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What happens after being in Critical Care?


Peer Support Coffee Mornings

In CTMUHB Critical Care, we run Coffee Mornings three or four times a year for Critical Care survivors and their families. They rotate around each part of the Health Board but are open to everyone, regardless of which Critical Care Unit you were admitted to.

This is a free event and is open to anyone who has been a Critical Care patient and their loved ones who would like to speak with other Critical Care survivors and families to share and normalise their experiences and recovery journeys. Different members of staff also come to the coffee mornings, including Doctors, Nurses and the Psychology Team. This is a good opportunity to ask any questions you may have from your time in Critical Care but also for us to see your recovery!

Quotes from our coffee mornings:

“The best things about the coffee mornings are meeting other patients and staff, sharing experiences, being able to normalise my journey and say thank you to staff.”

“It is lovely to watch my sister chat with other people who have been through the same thing and realising that other families are experiencing recovery the same as ours.”

“It is so helpful to share experiences with likeminded people in a safe space to realise that others have had similar experiences.”

“The coffee mornings help me feel like I can open up about my experience on ITU and be properly understood.”

Bereavement Support

If your relative has died in Critical Care, the nurses will have given you the details for the Bereavement Officer and a Bereavement Booklet (Online copy can be found here:

Information on what help the Bereavement Officer can provide you with can be found here:


Critical Care Bereavement Support

Whilst this helps with the practicalities of what to do after losing a loved one in hospital, people can often be left feeling in shock, numb, angry or anxious (to name but a few common reactions) and not knowing where to turn for support. Here in Critical Care, we offer a Family Support & Bereavement Service run by the Critical Care Clinical Psychology Team. You can ask to be referred to this service at any time during your loved one's stay in Critical Care and quite often we may have already met you during a family meeting or update with the doctors. When somebody dies in Critical Care, we aim to contact their next of kin with a courtesy call within 7 days to offer you support, a listening ear and signpost you to the most relevant and local services (if needed).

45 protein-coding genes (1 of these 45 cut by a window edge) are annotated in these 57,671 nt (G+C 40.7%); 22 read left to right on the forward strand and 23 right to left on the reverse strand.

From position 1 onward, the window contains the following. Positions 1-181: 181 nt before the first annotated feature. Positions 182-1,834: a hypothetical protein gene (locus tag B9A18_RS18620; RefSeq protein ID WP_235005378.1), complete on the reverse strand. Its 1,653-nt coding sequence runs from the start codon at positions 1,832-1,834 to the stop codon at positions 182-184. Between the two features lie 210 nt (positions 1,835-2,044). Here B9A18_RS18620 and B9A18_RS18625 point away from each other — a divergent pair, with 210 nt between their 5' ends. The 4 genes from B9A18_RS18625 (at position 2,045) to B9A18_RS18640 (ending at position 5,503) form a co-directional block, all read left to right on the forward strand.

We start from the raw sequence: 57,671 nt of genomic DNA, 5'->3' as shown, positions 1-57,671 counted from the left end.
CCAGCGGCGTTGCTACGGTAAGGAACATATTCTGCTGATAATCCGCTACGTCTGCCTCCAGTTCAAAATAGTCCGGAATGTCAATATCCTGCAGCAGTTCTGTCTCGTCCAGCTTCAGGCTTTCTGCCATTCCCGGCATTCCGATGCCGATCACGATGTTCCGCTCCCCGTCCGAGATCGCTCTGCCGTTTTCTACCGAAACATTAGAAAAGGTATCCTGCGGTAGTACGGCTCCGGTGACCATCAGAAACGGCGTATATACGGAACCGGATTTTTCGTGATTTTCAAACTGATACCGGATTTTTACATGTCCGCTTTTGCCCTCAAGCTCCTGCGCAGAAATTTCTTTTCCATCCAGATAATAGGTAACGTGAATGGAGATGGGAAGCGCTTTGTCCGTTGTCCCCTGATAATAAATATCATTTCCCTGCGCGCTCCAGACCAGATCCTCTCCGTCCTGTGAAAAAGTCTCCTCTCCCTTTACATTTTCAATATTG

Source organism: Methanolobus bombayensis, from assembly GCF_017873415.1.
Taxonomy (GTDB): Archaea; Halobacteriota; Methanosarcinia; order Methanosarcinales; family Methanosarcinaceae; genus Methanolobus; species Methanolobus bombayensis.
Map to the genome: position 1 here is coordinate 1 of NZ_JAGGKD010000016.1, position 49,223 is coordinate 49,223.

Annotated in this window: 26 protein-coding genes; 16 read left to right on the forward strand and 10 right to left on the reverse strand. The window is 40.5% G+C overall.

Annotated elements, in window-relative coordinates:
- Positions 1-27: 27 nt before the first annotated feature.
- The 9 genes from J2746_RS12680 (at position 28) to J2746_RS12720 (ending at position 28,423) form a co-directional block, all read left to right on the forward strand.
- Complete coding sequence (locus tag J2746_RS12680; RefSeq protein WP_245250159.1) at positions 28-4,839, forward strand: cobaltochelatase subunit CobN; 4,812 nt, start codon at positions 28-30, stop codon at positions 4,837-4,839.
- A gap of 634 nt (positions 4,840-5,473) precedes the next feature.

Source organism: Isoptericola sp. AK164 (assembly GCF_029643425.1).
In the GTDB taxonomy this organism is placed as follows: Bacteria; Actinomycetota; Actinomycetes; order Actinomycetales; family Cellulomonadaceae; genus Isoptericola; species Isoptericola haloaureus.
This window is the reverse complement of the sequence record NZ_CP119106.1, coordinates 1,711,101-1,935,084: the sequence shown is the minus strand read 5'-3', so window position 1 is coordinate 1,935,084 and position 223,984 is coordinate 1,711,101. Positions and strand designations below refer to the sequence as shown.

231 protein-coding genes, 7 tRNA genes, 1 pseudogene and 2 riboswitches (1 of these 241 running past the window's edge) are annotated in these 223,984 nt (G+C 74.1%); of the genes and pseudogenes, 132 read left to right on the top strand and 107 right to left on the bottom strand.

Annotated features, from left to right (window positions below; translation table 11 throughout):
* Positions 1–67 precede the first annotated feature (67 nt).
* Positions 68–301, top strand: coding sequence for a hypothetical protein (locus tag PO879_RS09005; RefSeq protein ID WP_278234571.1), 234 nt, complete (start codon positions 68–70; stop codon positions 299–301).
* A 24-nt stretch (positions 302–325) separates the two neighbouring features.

If you would like to arrange a bereavement follow-up with any of the Critical Care teams to understand more about why your loved one died, you can contact the Family Support Team on: 01443 443475 (Monday-Friday, 8:30am-4:00pm, excluding Bank Holidays)


Families losing a loved one in Prince Charles and Royal Glamorgan Hospitals will also receive a letter in the next 2 - 3 months proactively inviting family/next of kin to a Bereavement Debrief Clinic. These clinics are run by a Consultant in Critical Care and a Consultant Clinical Psychologist and aim to support you through your grief by helping you understand your loved one's journey through intensive care and answer any questions which you or your family may be dwelling on since your loved one died. Grief is not a linear journey, and whilst with time, most people manage to make space around their grief to re-engage in their daily activities we know that for some people this is more difficult, especially when a loss has been sudden or traumatic. We hope to support families through this difficult time and the feedback from those who have come to this clinic has been overwhelmingly positive:

"You are in such a state of shock when it all happens you don't take in everything that is said. This was a welcome opportunity to revisit those last few days and understand what happened"

“I wish we had had this opportunity when [another relative died] it has given us the peace we were looking for"